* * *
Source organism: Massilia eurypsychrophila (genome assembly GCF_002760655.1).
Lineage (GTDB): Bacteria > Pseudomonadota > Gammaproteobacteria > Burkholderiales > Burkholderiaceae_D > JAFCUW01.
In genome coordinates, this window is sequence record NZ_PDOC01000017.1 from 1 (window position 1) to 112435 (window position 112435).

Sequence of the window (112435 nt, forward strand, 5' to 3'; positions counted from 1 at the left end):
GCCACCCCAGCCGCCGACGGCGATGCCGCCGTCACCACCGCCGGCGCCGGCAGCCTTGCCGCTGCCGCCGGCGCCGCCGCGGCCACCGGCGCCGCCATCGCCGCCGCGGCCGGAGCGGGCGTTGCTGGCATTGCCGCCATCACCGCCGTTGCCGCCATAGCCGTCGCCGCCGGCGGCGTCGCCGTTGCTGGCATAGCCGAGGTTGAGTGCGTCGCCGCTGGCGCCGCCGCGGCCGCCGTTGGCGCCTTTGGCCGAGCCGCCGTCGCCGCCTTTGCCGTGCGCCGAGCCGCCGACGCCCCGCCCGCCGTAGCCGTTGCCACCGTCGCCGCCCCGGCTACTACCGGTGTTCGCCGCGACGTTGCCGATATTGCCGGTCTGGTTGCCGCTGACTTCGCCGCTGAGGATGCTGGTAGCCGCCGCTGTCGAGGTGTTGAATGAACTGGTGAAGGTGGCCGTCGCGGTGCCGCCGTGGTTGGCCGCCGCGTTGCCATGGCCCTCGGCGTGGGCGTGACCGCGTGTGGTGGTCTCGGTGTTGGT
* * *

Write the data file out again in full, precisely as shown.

Source organism: Massilia eurypsychrophila (genome assembly GCF_002760655.1).
Lineage (GTDB): Bacteria > Pseudomonadota > Gammaproteobacteria > Burkholderiales > Burkholderiaceae_D > JAFCUW01.
In genome coordinates, this window is sequence record NZ_PDOC01000017.1 from 1 (window position 1) to 112435 (window position 112435).

Sequence of the window (112435 nt, forward strand, 5' to 3'; positions counted from 1 at the left end):
GCCACCCCAGCCGCCGACGGCGATGCCGCCGTCACCACCGCCGGCGCCGGCAGCCTTGCCGCTGCCGCCGGCGCCGCCGCGGCCACCGGCGCCGCCATCGCCGCCGCGGCCGGAGCGGGCGTTGCTGGCATTGCCGCCATCACCGCCGTTGCCGCCATAGCCGTCGCCGCCGGCGGCGTCGCCGTTGCTGGCATAGCCGAGGTTGAGTGCGTCGCCGCTGGCGCCGCCGCGGCCGCCGTTGGCGCCTTTGGCCGAGCCGCCGTCGCCGCCTTTGCCGTGCGCCGAGCCGCCGACGCCCCGCCCGCCGTAGCCGTTGCCACCGTCGCCGCCCCGGCTACTACCGGTGTTCGCCGCGACGTTGCCGATATTGCCGGTCTGGTTGCCGCTGACTTCGCCGCTGAGGATGCTGGTAGCCGCCGCTGTCGAGGTGTTGAATGAACTGGTGAAGGTGGCCGTCGCGGTGCCGCCGTGGTTGGCCGCCGCGTTGCCATGGCCCTCGGCGTGGGCGTGACCGCGTGTGGTGGTCTCGGTGTTGGT